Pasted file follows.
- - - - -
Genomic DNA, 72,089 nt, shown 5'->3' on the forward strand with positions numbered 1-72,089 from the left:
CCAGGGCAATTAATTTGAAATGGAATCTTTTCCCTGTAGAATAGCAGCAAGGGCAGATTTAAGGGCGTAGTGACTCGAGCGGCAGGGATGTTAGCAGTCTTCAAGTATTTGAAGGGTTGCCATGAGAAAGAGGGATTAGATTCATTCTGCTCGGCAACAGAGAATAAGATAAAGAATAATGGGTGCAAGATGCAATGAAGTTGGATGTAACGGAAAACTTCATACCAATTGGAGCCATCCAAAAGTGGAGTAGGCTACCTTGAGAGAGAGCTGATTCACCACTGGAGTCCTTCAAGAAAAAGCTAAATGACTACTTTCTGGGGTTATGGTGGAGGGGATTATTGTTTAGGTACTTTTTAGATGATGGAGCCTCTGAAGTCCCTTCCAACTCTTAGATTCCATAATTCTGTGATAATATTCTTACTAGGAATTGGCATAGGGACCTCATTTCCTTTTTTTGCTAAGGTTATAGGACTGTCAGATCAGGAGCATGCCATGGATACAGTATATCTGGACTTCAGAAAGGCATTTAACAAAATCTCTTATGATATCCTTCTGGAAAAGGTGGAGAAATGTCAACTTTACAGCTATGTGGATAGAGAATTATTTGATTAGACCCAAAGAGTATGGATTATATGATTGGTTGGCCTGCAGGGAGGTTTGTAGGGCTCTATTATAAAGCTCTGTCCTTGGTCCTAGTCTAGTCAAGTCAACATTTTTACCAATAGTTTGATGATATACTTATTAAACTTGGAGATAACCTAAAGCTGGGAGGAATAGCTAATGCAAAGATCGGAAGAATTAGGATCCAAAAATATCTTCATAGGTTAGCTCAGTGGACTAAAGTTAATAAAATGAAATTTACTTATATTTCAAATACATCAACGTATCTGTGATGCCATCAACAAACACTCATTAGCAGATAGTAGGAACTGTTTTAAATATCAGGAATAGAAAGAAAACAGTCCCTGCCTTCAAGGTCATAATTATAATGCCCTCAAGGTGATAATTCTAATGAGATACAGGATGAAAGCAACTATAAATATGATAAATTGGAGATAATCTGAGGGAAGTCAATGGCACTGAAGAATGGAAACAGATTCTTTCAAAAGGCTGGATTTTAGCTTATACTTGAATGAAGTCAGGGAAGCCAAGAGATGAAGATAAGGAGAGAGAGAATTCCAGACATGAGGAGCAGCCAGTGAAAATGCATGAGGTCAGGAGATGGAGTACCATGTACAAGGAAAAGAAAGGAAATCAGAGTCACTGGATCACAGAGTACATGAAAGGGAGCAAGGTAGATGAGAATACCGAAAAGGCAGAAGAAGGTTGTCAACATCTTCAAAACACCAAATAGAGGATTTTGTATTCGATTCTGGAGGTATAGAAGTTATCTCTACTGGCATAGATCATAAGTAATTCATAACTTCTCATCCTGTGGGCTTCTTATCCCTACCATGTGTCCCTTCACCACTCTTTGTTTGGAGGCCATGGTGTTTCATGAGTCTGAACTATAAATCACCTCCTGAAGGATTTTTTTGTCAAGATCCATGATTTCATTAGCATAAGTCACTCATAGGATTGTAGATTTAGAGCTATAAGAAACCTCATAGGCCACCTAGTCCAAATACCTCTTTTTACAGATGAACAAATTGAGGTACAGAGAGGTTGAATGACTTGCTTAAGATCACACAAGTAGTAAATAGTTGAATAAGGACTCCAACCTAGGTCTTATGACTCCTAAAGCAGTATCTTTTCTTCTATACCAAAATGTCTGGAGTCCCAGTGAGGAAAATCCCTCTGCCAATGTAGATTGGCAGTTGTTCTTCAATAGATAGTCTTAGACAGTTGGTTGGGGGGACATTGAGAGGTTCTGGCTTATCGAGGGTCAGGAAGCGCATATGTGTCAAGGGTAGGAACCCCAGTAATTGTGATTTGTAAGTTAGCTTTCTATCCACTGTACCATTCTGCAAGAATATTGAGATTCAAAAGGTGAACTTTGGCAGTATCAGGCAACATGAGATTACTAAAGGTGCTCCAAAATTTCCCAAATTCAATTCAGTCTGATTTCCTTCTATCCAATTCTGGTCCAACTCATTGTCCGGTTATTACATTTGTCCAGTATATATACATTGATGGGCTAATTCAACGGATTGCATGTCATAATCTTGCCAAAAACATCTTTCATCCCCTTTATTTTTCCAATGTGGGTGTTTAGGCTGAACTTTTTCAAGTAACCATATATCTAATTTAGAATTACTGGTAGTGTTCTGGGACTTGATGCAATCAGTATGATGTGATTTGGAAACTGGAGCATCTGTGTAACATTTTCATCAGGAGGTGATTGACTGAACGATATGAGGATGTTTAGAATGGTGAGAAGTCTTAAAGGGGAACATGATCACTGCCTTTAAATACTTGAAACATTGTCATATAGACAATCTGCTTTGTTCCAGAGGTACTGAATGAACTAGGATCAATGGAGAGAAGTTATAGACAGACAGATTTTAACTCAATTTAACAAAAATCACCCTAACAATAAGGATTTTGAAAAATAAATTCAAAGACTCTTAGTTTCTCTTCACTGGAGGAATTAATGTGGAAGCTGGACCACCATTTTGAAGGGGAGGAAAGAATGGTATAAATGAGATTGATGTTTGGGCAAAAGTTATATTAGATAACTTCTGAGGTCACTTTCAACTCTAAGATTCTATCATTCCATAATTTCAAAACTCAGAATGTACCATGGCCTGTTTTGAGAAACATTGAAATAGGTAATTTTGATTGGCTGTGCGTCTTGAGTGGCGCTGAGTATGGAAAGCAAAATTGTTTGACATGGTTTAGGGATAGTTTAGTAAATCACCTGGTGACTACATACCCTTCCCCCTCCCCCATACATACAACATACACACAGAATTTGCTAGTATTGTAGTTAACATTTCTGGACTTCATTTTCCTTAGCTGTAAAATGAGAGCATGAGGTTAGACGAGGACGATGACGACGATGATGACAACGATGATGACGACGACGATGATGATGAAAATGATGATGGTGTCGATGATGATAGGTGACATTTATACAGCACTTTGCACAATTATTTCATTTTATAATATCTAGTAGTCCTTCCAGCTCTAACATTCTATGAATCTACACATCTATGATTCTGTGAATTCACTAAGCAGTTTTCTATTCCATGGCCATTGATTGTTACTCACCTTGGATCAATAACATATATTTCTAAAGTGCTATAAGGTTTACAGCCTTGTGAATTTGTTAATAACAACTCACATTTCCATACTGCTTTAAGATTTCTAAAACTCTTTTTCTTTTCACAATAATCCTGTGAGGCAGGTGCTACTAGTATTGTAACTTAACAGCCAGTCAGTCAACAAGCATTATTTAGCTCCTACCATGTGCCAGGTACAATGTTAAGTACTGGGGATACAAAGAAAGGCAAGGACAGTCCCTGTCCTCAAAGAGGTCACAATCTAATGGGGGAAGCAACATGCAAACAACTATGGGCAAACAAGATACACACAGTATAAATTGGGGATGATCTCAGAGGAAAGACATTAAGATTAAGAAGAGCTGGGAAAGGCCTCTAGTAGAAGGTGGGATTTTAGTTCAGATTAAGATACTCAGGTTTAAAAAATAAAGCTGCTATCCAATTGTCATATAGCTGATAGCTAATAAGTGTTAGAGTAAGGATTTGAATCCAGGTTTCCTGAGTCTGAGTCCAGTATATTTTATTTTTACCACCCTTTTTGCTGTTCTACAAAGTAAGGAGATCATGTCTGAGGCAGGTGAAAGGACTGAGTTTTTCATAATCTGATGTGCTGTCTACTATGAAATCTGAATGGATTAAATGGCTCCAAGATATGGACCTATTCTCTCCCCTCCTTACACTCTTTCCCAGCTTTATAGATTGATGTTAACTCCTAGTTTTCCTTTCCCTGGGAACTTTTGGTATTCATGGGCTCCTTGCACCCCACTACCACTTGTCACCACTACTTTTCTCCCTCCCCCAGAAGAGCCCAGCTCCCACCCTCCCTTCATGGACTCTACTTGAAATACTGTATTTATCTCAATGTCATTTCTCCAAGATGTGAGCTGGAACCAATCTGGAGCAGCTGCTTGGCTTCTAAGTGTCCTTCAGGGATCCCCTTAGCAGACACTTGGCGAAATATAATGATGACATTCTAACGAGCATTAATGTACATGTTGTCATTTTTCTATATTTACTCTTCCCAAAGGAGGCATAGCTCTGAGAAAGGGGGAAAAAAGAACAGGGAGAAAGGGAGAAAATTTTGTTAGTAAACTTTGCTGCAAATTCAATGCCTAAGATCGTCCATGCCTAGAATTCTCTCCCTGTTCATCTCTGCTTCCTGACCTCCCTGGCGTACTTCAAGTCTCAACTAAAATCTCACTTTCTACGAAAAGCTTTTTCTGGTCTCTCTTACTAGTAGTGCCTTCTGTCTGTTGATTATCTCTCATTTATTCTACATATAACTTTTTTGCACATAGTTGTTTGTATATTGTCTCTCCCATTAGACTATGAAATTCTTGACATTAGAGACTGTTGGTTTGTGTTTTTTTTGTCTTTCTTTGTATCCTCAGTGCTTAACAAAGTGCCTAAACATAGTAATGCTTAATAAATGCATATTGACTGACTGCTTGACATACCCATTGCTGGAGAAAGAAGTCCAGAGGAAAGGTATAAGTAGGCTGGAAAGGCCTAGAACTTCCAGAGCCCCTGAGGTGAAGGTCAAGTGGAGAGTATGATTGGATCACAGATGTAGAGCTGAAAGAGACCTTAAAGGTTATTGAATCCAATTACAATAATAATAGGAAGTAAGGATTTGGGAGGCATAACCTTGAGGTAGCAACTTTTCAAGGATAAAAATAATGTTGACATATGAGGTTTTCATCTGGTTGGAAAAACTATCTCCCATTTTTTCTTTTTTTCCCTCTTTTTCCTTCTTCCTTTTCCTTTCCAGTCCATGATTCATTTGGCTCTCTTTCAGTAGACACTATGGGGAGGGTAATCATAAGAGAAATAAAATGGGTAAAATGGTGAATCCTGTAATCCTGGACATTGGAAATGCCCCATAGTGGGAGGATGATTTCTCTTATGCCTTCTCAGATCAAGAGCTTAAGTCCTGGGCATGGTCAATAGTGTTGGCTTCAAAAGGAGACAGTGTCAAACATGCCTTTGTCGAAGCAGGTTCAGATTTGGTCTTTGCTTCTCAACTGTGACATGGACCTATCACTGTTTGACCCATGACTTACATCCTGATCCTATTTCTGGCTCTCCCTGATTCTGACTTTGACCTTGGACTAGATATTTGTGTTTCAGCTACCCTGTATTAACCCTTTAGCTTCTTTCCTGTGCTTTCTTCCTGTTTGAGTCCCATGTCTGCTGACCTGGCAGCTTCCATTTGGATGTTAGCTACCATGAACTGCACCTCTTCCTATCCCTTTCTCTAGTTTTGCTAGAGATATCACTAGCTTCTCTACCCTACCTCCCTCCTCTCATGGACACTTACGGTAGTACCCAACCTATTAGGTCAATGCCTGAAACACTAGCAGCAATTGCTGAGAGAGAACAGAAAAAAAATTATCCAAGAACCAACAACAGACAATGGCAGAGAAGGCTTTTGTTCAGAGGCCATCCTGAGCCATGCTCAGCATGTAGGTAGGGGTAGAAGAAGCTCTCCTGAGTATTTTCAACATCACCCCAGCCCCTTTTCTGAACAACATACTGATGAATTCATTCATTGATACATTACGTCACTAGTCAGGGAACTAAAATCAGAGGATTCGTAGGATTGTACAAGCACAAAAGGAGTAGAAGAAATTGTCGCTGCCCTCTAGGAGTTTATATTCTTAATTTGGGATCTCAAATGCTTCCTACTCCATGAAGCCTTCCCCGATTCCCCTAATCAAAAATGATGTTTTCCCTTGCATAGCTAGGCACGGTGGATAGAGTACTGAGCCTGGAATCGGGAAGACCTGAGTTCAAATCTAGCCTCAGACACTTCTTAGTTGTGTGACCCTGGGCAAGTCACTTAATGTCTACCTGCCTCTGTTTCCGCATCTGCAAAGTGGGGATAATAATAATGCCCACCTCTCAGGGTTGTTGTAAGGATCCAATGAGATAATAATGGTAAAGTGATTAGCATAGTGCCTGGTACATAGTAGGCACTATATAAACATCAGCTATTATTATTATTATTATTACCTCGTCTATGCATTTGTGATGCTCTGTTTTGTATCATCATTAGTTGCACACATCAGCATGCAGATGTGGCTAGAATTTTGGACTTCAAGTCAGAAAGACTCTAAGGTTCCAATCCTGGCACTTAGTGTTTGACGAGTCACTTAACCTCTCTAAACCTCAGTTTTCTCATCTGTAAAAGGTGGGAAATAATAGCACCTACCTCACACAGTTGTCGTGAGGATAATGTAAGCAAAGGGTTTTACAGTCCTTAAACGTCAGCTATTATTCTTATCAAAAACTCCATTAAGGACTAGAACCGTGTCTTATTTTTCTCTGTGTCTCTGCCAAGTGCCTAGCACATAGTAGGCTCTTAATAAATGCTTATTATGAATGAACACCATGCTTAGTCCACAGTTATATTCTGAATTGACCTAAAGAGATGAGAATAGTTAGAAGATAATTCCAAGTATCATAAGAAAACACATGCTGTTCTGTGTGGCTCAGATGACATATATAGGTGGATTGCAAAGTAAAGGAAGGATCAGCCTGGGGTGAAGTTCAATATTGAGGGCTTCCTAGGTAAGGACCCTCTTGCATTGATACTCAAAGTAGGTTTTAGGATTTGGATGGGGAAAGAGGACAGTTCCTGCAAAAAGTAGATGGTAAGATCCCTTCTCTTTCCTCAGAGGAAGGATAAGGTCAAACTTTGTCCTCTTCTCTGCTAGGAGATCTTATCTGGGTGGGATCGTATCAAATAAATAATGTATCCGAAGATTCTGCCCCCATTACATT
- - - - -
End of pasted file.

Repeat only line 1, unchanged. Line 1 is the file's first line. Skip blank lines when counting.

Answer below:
Genomic DNA, 72,089 nt, shown 5'->3' on the forward strand with positions numbered 1-72,089 from the left: